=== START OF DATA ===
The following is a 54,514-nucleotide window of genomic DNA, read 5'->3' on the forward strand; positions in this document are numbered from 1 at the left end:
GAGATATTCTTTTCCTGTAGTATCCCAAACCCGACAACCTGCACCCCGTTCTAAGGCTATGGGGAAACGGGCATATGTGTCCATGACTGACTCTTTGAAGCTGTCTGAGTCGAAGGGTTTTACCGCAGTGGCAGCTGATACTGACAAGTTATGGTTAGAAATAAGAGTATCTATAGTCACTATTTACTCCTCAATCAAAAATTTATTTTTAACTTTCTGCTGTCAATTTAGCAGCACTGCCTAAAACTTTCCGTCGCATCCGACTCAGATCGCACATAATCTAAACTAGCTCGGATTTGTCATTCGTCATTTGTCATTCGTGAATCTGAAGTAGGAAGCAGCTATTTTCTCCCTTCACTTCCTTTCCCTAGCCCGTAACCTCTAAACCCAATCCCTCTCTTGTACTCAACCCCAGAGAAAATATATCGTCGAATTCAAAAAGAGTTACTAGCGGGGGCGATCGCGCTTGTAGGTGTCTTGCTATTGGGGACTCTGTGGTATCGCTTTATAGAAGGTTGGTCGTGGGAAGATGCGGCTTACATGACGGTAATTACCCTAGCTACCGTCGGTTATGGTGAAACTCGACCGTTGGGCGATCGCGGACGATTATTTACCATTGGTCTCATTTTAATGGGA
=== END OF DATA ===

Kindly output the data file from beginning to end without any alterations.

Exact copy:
The following is a 54,514-nucleotide window of genomic DNA, read 5'->3' on the forward strand; positions in this document are numbered from 1 at the left end:
GAGATATTCTTTTCCTGTAGTATCCCAAACCCGACAACCTGCACCCCGTTCTAAGGCTATGGGGAAACGGGCATATGTGTCCATGACTGACTCTTTGAAGCTGTCTGAGTCGAAGGGTTTTACCGCAGTGGCAGCTGATACTGACAAGTTATGGTTAGAAATAAGAGTATCTATAGTCACTATTTACTCCTCAATCAAAAATTTATTTTTAACTTTCTGCTGTCAATTTAGCAGCACTGCCTAAAACTTTCCGTCGCATCCGACTCAGATCGCACATAATCTAAACTAGCTCGGATTTGTCATTCGTCATTTGTCATTCGTGAATCTGAAGTAGGAAGCAGCTATTTTCTCCCTTCACTTCCTTTCCCTAGCCCGTAACCTCTAAACCCAATCCCTCTCTTGTACTCAACCCCAGAGAAAATATATCGTCGAATTCAAAAAGAGTTACTAGCGGGGGCGATCGCGCTTGTAGGTGTCTTGCTATTGGGGACTCTGTGGTATCGCTTTATAGAAGGTTGGTCGTGGGAAGATGCGGCTTACATGACGGTAATTACCCTAGCTACCGTCGGTTATGGTGAAACTCGACCGTTGGGCGATCGCGGACGATTATTTACCATTGGTCTCATTTTAATGGGA